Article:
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Invasive Thoughts: A Battle with Conscientious Consciousness

I did a lot of research. I hummed and hawed, danced around the issue, came up with a veritable pros and cons type of list. Ultimately, the base of our food forest needed some fast-growing, nitrogen-fixing trees, and whether or not they were native came to feel somewhat moot. I found a good tree species. It was readily available (and free). What difference did it make if folks had deemed […]

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How to Green the Desert: Europe’s Heatwave and some Holistic Suggestions

In the Northern Hemisphere, the balance of light is turning ever more towards darkness as we approach the Autumn Equinox. This is following a summer which in many places was unusually hot and dry(1, 2). This is perhaps not unexpected; climate change scientists have been predicting extreme temperature spikes for a number of years(3). However, it seems that a lot of farmers were nevertheless unprepared and many crops have been lost(2). […]

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Weeds Aren’t Actually All That Bad

Weeds, many say, are but misunderstood plants, plants that have somehow fallen out of favor. Often, they are ready growers, keen to pop up where space has allowed, and typically they are doing so to perform some sort of vital ecological function. Geoff Lawton says they are “symptom” of a flawed situation rather than the actual problem.   Weeds are working to right wrongs. They cover the ground. They prevent erosion. […]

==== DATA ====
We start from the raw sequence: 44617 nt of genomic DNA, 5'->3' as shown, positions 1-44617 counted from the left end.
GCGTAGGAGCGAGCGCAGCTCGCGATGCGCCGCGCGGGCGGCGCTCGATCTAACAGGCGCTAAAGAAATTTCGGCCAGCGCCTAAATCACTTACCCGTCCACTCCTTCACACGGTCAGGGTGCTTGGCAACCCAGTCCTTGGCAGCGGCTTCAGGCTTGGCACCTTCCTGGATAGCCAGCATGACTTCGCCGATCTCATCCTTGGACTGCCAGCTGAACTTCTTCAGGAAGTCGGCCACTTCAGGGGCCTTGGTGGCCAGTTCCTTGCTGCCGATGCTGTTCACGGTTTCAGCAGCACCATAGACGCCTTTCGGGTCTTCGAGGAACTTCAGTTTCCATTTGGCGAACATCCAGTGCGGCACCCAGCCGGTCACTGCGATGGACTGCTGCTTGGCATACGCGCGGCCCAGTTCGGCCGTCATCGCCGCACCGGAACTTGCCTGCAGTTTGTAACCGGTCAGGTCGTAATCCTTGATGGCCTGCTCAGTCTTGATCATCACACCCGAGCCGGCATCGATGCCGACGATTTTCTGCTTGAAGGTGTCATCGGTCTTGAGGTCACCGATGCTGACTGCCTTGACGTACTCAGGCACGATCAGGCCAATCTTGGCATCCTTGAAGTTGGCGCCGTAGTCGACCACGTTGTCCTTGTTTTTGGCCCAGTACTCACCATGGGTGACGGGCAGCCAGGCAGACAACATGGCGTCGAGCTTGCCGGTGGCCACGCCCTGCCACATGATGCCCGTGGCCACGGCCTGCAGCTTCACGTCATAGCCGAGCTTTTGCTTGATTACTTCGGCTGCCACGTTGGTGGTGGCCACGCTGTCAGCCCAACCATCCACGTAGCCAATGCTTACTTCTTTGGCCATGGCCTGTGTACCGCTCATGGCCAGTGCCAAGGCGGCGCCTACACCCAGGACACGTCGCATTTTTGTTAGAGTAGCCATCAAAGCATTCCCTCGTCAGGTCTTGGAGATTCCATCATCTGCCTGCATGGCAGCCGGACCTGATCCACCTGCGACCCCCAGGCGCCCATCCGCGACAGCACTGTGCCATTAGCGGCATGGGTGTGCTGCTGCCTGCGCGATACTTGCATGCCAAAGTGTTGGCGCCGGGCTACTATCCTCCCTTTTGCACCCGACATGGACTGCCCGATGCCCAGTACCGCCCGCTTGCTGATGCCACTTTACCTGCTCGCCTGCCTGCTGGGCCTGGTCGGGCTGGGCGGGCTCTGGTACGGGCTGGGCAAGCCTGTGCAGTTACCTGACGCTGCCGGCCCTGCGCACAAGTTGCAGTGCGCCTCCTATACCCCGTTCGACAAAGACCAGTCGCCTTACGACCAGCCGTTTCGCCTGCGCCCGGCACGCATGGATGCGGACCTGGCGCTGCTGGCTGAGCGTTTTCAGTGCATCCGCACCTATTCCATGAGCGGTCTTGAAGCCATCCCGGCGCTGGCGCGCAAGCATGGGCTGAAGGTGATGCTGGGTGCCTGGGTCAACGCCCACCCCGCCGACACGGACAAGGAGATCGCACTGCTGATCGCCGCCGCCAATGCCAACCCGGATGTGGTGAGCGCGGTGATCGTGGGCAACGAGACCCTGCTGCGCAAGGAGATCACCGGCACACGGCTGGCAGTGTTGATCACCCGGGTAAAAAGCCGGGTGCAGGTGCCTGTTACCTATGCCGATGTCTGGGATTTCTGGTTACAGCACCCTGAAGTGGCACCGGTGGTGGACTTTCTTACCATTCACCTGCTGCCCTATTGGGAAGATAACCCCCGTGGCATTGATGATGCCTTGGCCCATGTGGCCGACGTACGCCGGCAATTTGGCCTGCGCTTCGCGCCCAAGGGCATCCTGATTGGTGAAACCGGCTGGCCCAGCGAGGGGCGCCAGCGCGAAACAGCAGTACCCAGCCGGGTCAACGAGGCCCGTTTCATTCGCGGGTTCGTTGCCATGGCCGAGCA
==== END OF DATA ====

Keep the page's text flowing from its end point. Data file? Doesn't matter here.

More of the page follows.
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How to Make Instant Garden Beds

A common problem when just starting a garden is dealing with the fact that we’ve not had time to condition the soil, fostering it into something heaving with fertility. Or, maybe we just aren’t that far into gardening yet anyway and don’t know what to do. Basically, it seems we are left with the option of using what we have and hoping for the best, or we can spend a […]

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Real food does not come from supermarkets: 6 steps from bare ground to homegrown cauliflowers

I imagine that when our grandchildren and great grandchildren read in history books about the supermarkets we relied upon for food, they’ll wonder what we were thinking.   My goal is to get to where our family can live without the supermarket entirely. There are many things we have yet to learn, but we’re well on our way.   We already raise all of our own meat and eggs, and most of […]

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Straw Bale Gardens

What do straw, paint brushes and the human blood circularity system have in common?     The answer is capillaries, very narrow, long tubes. It is this physical characteristic of straw which gives its remarkable ability to become the soil of a garden bed. Large amounts of water and nutrients can be held within the straws capillaries. This is an ideal environment for bacterial growth. This conversion from straw to soil makes […]